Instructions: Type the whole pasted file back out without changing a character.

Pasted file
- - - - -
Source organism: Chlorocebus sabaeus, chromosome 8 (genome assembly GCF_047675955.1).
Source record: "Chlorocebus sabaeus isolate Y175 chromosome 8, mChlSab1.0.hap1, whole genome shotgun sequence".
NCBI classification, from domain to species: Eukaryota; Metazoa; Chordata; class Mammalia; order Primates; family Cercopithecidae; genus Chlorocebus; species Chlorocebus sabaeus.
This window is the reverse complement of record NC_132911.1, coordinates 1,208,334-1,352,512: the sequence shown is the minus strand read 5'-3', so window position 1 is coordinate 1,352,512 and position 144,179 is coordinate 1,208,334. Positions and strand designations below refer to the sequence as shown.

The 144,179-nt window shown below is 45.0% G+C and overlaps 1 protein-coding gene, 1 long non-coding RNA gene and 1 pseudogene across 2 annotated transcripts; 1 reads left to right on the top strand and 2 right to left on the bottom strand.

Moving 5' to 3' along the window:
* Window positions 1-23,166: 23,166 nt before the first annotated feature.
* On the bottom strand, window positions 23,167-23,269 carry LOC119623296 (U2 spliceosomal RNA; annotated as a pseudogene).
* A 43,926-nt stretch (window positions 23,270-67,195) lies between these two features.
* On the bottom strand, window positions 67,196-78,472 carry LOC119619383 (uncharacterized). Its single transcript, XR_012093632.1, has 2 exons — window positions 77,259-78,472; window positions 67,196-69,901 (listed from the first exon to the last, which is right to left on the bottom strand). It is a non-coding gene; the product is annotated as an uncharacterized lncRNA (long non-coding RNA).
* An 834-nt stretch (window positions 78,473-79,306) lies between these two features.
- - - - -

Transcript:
Source organism: Chlorocebus sabaeus, chromosome 8 (genome assembly GCF_047675955.1).
Source record: "Chlorocebus sabaeus isolate Y175 chromosome 8, mChlSab1.0.hap1, whole genome shotgun sequence".
NCBI classification, from domain to species: Eukaryota; Metazoa; Chordata; class Mammalia; order Primates; family Cercopithecidae; genus Chlorocebus; species Chlorocebus sabaeus.
This window is the reverse complement of record NC_132911.1, coordinates 1,208,334-1,352,512: the sequence shown is the minus strand read 5'-3', so window position 1 is coordinate 1,352,512 and position 144,179 is coordinate 1,208,334. Positions and strand designations below refer to the sequence as shown.

The 144,179-nt window shown below is 45.0% G+C and overlaps 1 protein-coding gene, 1 long non-coding RNA gene and 1 pseudogene across 2 annotated transcripts; 1 reads left to right on the top strand and 2 right to left on the bottom strand.

Moving 5' to 3' along the window:
* Window positions 1-23,166: 23,166 nt before the first annotated feature.
* On the bottom strand, window positions 23,167-23,269 carry LOC119623296 (U2 spliceosomal RNA; annotated as a pseudogene).
* A 43,926-nt stretch (window positions 23,270-67,195) lies between these two features.
* On the bottom strand, window positions 67,196-78,472 carry LOC119619383 (uncharacterized). Its single transcript, XR_012093632.1, has 2 exons — window positions 77,259-78,472; window positions 67,196-69,901 (listed from the first exon to the last, which is right to left on the bottom strand). It is a non-coding gene; the product is annotated as an uncharacterized lncRNA (long non-coding RNA).
* An 834-nt stretch (window positions 78,473-79,306) lies between these two features.